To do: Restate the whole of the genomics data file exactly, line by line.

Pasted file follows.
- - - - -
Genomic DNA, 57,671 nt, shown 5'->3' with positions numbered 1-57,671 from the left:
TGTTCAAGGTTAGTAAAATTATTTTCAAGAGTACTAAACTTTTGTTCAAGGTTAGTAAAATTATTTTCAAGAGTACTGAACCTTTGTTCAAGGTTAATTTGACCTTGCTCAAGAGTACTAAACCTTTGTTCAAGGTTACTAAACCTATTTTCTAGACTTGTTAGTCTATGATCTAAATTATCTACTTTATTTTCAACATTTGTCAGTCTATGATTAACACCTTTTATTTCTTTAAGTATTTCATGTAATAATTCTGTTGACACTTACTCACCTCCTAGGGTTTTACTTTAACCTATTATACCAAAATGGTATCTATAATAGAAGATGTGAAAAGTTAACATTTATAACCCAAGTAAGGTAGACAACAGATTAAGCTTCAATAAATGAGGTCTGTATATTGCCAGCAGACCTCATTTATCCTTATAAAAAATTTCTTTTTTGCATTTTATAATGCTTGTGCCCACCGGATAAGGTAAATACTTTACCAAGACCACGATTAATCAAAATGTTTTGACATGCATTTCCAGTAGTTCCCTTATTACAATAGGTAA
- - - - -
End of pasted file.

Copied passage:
Genomic DNA, 57,671 nt, shown 5'->3' with positions numbered 1-57,671 from the left:
TGTTCAAGGTTAGTAAAATTATTTTCAAGAGTACTAAACTTTTGTTCAAGGTTAGTAAAATTATTTTCAAGAGTACTGAACCTTTGTTCAAGGTTAATTTGACCTTGCTCAAGAGTACTAAACCTTTGTTCAAGGTTACTAAACCTATTTTCTAGACTTGTTAGTCTATGATCTAAATTATCTACTTTATTTTCAACATTTGTCAGTCTATGATTAACACCTTTTATTTCTTTAAGTATTTCATGTAATAATTCTGTTGACACTTACTCACCTCCTAGGGTTTTACTTTAACCTATTATACCAAAATGGTATCTATAATAGAAGATGTGAAAAGTTAACATTTATAACCCAAGTAAGGTAGACAACAGATTAAGCTTCAATAAATGAGGTCTGTATATTGCCAGCAGACCTCATTTATCCTTATAAAAAATTTCTTTTTTGCATTTTATAATGCTTGTGCCCACCGGATAAGGTAAATACTTTACCAAGACCACGATTAATCAAAATGTTTTGACATGCATTTCCAGTAGTTCCCTTATTACAATAGGTAA